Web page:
EB-5 Notes: A Court Case, OIG Reminders, and a N.Y. Times Review

By David North on March 18, 2016

There's a lot going on in the usually shuttered world of the EB-5 (immigrant investor) program. There is an intriguing new court case, reminders by the DHS inspector general that the program has not taken basic steps for reform laid out years ago, and a sober New York Times review of the whole scene.

The Court Case. Usually when the EB-5 program gets into the courts it is easy to choose sides, at least for me. It is usually another instance of the aliens who lost their money suing what they regard (usually correctly) as cheating resident middlemen.

The latest case, Does 1-72 v. U.S. Citizenship and Immigration Services, is different; it is one of those "go-it-husband, go-it-bear" cases. I mean, who do you root for when the combatants are 72 anonymous multi-millionaire aliens wanting to buy handfuls of green cards vs. the usually sloppy managers of the program at USCIS?

The developer in this case, Quartzburg Gold, mine operators in Idaho and Montana, is largely sidelined while the wealthy Chinese (using a heavyweight law firm connected with the late Senate Majority Leader Howard Baker, Jr. (R-Tenn.) battle it out with the Obama administration's immigration officials.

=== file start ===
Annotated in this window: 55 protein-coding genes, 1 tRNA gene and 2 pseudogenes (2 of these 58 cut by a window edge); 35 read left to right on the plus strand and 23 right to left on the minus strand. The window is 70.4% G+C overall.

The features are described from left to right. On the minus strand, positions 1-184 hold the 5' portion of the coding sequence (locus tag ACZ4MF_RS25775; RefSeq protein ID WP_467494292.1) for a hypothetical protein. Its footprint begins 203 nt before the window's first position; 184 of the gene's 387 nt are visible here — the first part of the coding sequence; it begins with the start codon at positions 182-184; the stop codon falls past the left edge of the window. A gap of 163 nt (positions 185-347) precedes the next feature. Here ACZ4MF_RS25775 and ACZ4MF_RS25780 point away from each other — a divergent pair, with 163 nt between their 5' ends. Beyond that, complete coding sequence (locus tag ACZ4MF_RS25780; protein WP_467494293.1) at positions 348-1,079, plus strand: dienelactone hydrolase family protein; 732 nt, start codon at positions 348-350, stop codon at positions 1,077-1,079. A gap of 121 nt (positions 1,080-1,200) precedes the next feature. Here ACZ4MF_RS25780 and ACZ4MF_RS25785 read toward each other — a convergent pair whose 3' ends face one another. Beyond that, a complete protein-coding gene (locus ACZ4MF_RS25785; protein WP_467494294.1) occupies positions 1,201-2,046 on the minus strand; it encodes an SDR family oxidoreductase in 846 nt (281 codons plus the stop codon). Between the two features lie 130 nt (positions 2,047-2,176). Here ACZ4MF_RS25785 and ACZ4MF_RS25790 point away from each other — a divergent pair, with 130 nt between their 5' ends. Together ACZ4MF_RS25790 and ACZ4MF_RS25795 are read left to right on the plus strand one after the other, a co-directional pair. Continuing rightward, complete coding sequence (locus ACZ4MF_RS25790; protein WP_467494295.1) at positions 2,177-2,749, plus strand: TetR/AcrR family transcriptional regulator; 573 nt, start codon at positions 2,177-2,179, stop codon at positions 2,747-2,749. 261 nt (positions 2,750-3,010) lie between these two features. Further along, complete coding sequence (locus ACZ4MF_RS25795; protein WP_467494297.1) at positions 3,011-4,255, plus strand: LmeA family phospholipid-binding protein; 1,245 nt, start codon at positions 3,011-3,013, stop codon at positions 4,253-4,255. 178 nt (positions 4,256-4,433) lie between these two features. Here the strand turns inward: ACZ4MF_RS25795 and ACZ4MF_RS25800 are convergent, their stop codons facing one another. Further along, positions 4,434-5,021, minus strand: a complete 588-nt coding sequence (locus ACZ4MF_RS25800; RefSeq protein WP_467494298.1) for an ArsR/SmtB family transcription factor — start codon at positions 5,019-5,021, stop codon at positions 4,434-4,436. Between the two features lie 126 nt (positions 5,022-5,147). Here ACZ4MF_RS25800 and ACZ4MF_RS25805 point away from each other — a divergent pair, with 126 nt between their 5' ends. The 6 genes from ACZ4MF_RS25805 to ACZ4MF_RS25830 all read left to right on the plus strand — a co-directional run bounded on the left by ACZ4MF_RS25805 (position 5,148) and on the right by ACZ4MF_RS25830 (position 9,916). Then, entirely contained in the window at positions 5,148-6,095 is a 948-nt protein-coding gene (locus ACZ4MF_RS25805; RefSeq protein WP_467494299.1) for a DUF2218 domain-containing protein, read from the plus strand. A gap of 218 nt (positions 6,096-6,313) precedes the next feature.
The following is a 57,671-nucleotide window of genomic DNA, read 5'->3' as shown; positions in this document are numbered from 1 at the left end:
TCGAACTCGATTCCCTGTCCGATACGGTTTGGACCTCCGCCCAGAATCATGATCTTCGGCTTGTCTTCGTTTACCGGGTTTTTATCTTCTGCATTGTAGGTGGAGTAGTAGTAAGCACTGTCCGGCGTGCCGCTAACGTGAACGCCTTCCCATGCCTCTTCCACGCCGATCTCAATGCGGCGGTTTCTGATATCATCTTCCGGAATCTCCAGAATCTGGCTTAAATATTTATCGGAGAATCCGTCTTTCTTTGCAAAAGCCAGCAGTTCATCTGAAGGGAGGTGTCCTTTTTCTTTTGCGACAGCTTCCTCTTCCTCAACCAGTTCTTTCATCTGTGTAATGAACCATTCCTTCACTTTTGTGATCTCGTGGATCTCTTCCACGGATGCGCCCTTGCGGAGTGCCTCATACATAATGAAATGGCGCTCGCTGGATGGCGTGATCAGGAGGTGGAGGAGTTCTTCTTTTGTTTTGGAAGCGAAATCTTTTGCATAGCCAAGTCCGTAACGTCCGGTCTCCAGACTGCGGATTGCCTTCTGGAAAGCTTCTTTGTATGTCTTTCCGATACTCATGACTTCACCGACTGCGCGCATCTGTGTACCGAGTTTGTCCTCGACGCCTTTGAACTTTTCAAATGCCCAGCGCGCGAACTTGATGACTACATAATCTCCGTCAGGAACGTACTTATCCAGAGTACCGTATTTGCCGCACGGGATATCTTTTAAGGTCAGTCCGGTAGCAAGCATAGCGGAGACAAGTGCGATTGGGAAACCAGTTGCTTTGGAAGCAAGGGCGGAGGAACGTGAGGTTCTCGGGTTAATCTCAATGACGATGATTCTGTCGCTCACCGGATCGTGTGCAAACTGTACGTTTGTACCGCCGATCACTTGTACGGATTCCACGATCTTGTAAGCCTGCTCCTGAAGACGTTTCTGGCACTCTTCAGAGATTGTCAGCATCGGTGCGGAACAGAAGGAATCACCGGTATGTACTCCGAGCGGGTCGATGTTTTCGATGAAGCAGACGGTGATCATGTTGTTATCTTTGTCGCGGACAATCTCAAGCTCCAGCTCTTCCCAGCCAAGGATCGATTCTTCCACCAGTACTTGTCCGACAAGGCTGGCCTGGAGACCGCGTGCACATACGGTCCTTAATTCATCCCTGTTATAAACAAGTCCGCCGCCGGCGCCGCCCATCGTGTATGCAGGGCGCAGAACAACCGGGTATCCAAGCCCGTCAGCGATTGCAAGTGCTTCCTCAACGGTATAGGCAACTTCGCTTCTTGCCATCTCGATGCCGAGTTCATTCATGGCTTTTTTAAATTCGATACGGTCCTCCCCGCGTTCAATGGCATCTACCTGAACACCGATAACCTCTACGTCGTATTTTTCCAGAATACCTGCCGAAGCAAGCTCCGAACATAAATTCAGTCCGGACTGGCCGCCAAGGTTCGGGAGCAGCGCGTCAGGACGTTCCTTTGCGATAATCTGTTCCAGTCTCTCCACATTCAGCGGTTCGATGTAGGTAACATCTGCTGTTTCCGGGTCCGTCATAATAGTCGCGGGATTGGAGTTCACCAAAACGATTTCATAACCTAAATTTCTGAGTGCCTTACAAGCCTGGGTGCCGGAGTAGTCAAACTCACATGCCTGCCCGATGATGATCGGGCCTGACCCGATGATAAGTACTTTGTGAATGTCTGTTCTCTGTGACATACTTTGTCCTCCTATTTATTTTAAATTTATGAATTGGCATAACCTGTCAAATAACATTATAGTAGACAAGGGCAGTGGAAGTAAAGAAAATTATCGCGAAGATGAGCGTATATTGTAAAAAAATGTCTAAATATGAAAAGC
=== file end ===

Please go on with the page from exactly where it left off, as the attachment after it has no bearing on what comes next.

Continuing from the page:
Does, in this case, is pronounced like the plural for female deer, not like a form of the verb to do (third person singular present). Given all the publicity about crooked Chinese officials using stolen money to fund their EB-5 visa applications, why would not the plaintiffs identify themselves? It would have been a good move.

The 72 John Does are collectively charging that they lost their applications for visas because USCIS inappropriately rejected them because the agency ruled, in effect, that they were not putting their money at risk. The plaintiffs' lawyers were thus given the, shall we say, golden opportunity to argue that investing in an unproven gold mine is, indeed, a risky business.

The case filings are thick on the ground and I do not know if the lawyers for the Does have argued that DHS rarely rules against alien applicants, even in this program, so why the special negative treatment of their faceless clients in this case? In short irony abounds, if not gold. The case is in the U.S. District Court in the District of Columbia, and its number, for users of the court's electronic filing system PACER, is 1:15-cv-00273.

The OIG Gently Reminds DHS of Its EB-5 Obligations. Meanwhile, in testimony before the Senate's Homeland Security and Governmental Affairs Committee on March 15, the DHS inspector general all too gently prodded the administration to rewrite its own regulations to give it power to prevent national security risks and criminals from running the EB-5 regional centers.

DHS officials have been complaining — I think without a shred of believability — that their little hands are tied and they need new laws and regulations to keep spies and crooks away from the regional centers, the DHS-licensed middlemen who stand between the aliens, on one hand, and the resident businessmen on the other. (One can't help thinking that maybe it would be OK if some of the Iranian and Chinese government gelt found its way into those Idaho mines, but that's another point.)